Fall brings about visions of harvest and nature's bounty. Unfortunately what we see when we are out on the go doesn't always match that vision. What do you see? This fall we want to know what you see - in convenience stores or where you stop to shop when you are on the go. Simply snap a picture for us and then upload it to your favorite social media site with the hash tag #healthyonthegoNC.

If you see some great healthy food, let us know by uploading your pictures and captioning them with "This corner store is making it easy for me to be #healthyonthegoNC." Or is your local selection not so great? Show us with "This is all I have to choose from? I want my corner store to be #healthyonthegoNC" - or simply create your own caption with the hash tag! 

**Many thanks to Victoria Scholl, who has been interning in our Morrisville Office, for putting together this post!

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Trick or Treat?

Candy Corn, Gummy Bears, Peanut Butter Cups, Swedish Fish, Candy Bar, Bubblegum and Cotton Candy… These may sound like treats the neighborhood kids are hoping to pick up when they go trick-or-treating later this month, but they’re actually the tricks used by companies to hook our kids on nicotine. These are flavors of e-cigarette liquid available for purchase today.

With alluring flavors like those and a dramatic increase in youth exposure to e-cigarette advertising, the rising popularity of e-cigarettes among youth shouldn’t come as a surprise. Still, it raises concerns. Strong regulations are needed to keep these tobacco products out of the hands of children. We’ve asked the Food and Drug Administration (FDA) to prohibit the marketing and sale of e-cigarettes to minors, and we’re still waiting for them to act.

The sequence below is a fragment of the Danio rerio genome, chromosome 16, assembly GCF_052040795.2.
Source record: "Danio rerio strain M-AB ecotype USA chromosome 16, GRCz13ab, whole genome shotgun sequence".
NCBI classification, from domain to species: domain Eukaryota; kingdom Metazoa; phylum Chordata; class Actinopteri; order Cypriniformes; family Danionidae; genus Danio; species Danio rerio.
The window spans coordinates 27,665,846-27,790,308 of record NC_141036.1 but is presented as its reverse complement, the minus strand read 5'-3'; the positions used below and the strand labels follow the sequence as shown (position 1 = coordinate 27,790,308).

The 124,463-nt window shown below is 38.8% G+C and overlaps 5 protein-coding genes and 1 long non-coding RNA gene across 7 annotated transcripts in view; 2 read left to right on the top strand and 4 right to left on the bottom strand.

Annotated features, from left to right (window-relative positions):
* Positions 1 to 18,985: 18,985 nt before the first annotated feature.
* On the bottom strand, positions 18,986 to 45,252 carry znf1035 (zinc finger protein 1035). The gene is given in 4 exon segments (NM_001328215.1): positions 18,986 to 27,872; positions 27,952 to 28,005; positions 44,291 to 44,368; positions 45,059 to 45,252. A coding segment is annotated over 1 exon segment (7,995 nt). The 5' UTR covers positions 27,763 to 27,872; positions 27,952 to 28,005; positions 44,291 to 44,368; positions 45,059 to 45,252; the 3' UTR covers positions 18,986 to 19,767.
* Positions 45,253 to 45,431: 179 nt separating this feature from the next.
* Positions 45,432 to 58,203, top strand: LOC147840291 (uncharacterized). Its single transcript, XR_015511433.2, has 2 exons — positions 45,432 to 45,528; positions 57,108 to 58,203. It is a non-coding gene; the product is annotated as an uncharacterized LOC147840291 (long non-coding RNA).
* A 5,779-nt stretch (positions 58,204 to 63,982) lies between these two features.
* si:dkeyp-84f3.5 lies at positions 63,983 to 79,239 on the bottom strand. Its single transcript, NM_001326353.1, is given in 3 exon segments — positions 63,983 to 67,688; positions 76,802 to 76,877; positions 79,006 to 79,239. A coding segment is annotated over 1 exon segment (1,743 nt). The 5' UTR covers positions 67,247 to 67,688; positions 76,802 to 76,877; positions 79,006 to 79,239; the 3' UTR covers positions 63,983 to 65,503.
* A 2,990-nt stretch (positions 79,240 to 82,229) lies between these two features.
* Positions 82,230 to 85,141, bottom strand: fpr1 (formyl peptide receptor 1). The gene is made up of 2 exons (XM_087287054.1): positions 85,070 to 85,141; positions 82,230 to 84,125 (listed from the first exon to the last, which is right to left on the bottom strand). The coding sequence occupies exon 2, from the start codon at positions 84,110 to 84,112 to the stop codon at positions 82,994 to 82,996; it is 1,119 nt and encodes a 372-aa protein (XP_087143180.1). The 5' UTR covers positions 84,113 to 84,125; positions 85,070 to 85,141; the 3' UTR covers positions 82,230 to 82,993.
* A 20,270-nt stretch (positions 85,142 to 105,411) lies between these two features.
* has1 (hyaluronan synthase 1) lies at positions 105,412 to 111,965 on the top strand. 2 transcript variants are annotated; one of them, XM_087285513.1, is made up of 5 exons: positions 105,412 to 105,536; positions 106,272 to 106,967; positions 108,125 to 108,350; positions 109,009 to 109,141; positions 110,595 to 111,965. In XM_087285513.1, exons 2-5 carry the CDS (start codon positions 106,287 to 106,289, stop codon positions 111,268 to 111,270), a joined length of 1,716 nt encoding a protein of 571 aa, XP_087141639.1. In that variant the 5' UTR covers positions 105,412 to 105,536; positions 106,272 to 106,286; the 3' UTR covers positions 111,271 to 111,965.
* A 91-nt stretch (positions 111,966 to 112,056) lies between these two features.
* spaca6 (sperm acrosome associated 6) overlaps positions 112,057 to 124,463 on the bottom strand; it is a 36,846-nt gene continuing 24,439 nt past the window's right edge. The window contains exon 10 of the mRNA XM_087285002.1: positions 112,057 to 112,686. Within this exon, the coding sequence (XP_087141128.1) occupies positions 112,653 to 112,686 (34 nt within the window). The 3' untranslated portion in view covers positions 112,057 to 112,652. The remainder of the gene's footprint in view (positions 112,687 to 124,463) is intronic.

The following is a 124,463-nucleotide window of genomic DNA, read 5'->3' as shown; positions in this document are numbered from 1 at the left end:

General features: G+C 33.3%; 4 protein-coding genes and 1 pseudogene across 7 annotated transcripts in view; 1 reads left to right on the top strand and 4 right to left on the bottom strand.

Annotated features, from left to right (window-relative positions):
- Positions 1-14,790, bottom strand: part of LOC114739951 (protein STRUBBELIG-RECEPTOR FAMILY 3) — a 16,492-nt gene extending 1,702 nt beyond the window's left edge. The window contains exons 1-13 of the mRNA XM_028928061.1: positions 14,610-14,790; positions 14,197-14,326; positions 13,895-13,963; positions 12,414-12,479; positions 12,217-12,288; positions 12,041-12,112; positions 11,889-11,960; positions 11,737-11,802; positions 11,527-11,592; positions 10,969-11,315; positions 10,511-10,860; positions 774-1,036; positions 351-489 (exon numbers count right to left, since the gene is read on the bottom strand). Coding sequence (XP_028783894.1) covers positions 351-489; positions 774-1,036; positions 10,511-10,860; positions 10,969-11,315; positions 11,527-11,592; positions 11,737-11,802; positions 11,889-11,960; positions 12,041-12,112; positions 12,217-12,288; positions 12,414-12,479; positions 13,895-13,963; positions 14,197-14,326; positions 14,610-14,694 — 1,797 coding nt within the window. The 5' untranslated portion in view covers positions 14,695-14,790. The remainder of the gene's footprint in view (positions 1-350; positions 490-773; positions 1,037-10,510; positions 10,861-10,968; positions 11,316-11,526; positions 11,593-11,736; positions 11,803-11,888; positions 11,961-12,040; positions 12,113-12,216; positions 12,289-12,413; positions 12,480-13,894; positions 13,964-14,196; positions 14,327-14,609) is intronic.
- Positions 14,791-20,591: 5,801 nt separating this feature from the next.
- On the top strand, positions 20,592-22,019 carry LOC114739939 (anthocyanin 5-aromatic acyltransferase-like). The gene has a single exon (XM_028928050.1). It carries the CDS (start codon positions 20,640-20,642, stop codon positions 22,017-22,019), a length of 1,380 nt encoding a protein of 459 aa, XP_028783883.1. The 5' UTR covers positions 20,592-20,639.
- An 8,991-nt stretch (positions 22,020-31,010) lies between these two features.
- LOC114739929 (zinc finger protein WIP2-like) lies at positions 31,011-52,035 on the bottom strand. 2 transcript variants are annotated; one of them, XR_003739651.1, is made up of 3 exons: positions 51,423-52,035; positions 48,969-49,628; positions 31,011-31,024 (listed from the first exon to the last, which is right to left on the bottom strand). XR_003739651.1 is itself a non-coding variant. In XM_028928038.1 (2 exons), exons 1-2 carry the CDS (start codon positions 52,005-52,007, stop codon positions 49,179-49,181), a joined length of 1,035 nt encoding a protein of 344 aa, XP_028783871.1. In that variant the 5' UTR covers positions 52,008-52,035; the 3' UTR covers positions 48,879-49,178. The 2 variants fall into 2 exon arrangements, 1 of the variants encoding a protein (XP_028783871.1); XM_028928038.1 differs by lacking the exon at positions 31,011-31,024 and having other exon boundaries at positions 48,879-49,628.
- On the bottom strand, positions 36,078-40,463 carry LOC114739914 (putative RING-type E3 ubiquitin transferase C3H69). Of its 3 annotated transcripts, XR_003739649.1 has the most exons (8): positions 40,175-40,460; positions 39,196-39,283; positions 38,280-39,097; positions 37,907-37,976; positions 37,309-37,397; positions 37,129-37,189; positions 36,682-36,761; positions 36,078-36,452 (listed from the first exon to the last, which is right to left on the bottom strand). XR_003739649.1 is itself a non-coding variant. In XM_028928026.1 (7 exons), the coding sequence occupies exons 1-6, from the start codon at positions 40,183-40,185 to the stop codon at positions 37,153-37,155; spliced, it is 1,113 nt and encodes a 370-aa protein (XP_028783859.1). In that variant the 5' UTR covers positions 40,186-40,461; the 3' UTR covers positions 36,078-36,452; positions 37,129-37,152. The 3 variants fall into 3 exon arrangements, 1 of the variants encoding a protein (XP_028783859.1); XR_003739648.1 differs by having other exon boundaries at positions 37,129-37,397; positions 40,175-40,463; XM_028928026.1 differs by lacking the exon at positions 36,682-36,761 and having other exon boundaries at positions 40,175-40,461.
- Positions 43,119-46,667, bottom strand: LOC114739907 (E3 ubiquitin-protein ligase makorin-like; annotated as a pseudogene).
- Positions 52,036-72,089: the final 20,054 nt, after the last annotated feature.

Meanwhile, CDC launched this week their #20Million Memorial. 20 million people have died from smoking-related illnesses since the 1964 Surgeon General’s report on smoking and health. Has smoking affected you and your family? Check out this moving online memorial, then share your story or honor loved ones lost too soon with the hashtag #20Million.  

AHA staff and volunteers across the country are preparing to fight the tobacco epidemic in upcoming state legislative sessions. They’ll ask for state funding for tobacco prevention programs and for increased tobacco taxes, a proven deterrent for youth smoking.

This Halloween, don’t let our kids continue to get tricked by the tobacco companies. Help end the tobacco epidemic for good. To amplify our message with lawmakers, ask friends and family members to join us, then watch your inbox for opportunities to act!  

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Find Who Cares Like You Do

You care about helping Americans live healthier lives, free of cardiovascular disease and stroke.  We know you care because you are a You’re the Cure Advocate, supporting our efforts to change policies that impact this.

But we desperately need more like you – people willing to take simple actions to help drive the messages to legislators.  We’re hoping you know a few you can inspire for us.  Here are a few easy things you could do:

  • Ask your friends and family to be active advocates – they probably care as much as you do, and many will have stories of their own that help them understand how critical our mission is to saving lives. Send them to www.yourethecure.org to join.
  • Forward our emails to your contacts and tell people how important this is to you.  Ask them to help.
  • Use the sharing buttons that appear on the webpage after you’ve taken action on each of our alerts to post to social media and engage your own following to be part of the solution.
  • Know a small (or larger) group you could present to, to invite their participation?  This could be a huge help!  Faith groups, community groups, social clubs, and parents groups are all good places to start. We have tools and materials to make it easy, and you earn credit as an advocate for doing a ‘recruitment event’ for us.  It can be as informal as you like, and we can help prepare you.  Call or email any AHA Advocate Contact in your state to get connected with staff who can help.